We returned to camp, at a small lunch, packed everything and hit the road again. We headed straight to Swakopmund. We stopped at Solitaire again to refill, and we passed the Tropic of Capricorn…and that is about it. Lot’s of beautiful landscape. Sometimes we would see animals. Rarely we passed any cars. Even more rarely we passed houses or buildings. Coming from the densely populated country of Malawi this was very strange, but I believe that much of the reason was because we were passing through Reserves in the Namib Desert.
Late in the evening we arrived in Swakopmund. Our guides led us to the Dunes Lodge, which was very affordable and clean. We stayed in a quad with 2 bunk beds and 2 BATHROOMS! They even had a nice indoor pool (but it was way too cold for it). The guides got us hot dogs, REAL HOT DOGS, and drinks and left us to pick us up early in the
morning. We had a nice, quiet evening, and met a guy from Angola who was doing tours through Botswana.
The next morning we woke and had an amazing breakfast. Dunes Lodge provides omelets for breakfast, along with coffee. Not bad for R110. Unfortunately we had made our reservation for the shuttle back to Windhoek to pick us up the following day at the Desert Sky Lodge (20 Rand more expensive, shared bathroom and NO breakfast). So our guides picked us up, dropped our luggage at our new hotel, and took us to an extreme sports building that offered quad-biking, camel rides, sand boarding, and more…
We had originally booked sandboarding in the morning and camel riding in the afternoon. Unfortunately the wind was so strong we could not go sand boarding…it was delayed for the afternoon. We were skeptical that we would be able to go so we did quad-biking in the morning just in case (they give you these helmets with windshields so the wind was no problem). It was AWESOME. Quad-biking (4-wheeling) is already fun, but doing it in the sand dunes was surreal.
We met up with Judy for lunch. She had finally found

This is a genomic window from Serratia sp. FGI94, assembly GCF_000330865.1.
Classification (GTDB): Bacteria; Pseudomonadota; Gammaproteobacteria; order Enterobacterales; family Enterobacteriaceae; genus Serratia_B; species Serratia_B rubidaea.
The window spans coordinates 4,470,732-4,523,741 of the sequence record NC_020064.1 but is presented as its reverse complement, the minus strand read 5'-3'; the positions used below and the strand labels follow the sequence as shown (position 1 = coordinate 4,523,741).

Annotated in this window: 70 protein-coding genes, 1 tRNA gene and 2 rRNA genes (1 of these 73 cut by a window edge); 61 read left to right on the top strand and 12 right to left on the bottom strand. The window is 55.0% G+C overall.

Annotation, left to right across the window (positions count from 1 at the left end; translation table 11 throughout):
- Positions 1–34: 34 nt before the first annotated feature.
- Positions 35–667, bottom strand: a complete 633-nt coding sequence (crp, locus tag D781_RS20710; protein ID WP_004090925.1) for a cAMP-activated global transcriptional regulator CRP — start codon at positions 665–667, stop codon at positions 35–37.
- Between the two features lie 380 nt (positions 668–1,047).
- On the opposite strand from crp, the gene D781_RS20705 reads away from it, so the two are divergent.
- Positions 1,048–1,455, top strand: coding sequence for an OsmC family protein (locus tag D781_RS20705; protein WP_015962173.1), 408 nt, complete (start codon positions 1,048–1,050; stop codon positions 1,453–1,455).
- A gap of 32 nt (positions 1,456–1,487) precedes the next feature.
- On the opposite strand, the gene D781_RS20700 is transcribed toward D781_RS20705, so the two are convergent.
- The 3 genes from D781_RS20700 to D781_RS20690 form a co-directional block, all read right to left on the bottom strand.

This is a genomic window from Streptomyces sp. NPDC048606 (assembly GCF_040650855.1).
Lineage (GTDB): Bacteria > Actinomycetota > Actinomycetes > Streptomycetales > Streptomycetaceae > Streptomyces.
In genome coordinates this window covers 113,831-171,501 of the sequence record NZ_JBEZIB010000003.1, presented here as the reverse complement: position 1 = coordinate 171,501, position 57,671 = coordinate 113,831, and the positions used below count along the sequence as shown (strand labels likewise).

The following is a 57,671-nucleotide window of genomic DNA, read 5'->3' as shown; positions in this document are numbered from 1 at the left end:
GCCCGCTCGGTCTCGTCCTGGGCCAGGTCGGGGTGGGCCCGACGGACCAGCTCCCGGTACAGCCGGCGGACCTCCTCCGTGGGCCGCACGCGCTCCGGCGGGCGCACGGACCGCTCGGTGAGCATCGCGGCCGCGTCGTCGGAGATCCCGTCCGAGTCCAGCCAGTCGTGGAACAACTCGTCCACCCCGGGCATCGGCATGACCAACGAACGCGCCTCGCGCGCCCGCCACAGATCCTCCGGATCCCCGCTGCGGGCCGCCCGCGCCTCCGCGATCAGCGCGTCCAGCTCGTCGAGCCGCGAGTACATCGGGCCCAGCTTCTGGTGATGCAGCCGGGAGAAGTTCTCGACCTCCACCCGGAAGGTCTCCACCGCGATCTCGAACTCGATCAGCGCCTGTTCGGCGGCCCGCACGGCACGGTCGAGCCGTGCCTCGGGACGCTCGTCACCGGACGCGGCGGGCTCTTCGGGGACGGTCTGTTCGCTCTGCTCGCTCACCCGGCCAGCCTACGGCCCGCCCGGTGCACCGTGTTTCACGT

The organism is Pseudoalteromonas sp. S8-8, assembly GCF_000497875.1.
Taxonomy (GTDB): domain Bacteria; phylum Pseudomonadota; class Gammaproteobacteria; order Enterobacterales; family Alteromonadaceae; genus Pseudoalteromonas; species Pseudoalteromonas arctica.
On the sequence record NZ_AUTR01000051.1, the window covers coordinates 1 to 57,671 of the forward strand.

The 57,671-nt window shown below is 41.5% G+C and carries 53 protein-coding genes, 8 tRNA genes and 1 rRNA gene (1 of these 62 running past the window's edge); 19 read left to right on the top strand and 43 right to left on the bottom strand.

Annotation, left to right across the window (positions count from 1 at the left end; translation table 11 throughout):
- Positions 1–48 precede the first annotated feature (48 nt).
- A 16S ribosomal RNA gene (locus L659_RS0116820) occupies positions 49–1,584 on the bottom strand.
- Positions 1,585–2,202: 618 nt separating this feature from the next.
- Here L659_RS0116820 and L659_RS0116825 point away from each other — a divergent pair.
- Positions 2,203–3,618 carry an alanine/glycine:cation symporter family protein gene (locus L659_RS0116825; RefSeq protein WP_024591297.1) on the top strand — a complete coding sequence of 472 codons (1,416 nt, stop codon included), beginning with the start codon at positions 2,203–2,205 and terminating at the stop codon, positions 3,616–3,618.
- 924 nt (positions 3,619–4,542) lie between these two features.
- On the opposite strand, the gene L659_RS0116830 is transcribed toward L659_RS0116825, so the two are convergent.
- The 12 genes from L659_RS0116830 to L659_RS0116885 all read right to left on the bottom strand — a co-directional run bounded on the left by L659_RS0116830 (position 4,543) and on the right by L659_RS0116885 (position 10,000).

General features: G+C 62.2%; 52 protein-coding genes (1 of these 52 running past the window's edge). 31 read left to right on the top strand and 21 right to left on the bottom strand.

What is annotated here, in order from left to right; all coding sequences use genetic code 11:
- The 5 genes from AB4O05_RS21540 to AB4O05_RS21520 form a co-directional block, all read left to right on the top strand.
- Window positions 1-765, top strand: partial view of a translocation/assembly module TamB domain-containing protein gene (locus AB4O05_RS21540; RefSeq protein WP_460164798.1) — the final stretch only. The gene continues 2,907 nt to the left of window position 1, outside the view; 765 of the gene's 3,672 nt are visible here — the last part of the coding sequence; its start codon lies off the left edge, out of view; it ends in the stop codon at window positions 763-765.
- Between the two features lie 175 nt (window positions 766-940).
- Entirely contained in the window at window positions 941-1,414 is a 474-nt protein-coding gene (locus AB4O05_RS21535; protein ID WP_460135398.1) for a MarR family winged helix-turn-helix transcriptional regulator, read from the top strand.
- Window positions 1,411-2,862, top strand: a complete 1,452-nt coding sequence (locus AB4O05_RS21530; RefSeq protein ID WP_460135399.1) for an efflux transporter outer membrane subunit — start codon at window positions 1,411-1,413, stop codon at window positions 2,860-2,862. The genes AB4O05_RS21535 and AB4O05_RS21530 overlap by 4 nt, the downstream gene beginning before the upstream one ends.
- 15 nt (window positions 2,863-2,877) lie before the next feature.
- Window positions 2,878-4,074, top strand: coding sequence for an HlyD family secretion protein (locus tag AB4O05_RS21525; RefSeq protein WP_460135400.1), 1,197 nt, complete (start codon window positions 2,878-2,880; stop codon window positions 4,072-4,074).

out that the reason her card wasn’t working was because it was expired! Then we went back to the dunes with our fingers crossed that it wasn’t too windy to sand board…we got lucky. Now, I have been wakeboarding and snowboarding. I am not soo good at either, but sand boarding is a lot of work. There are no ski lifts in the Namib Desert, so every time you go down a dune you have to climb back up to go again. Some people were doing sand boarding, and some others were sledding. We played until sunset and the extreme sports guides dropped us back at our lodge.
Judy was there. She had had a great day just shopping and wandering around Swakopmund. It is right on the Atlantic Ocean so it is very beautiful to see the desert meet the ocean. And there are plenty of seals (and therefore probably sharks but it was too cold to swim so I don’t know) to see from the beach.
We finished our trip to Namibia with a decently priced, large portioned meal at the Ocean Basket (the Tug Boat needs a reservation). I had plenty of kingclip, prawns and
chips. Nice. We were so exhausted from our time in the dunes we turned in relatively early. The following day we left early in the morning via a shuttle (book these ahead of time with your hotel because ours was full, we left some woman on the side of the road with her luggage) back to Windhoek and later home to Malawi.
There are more photos below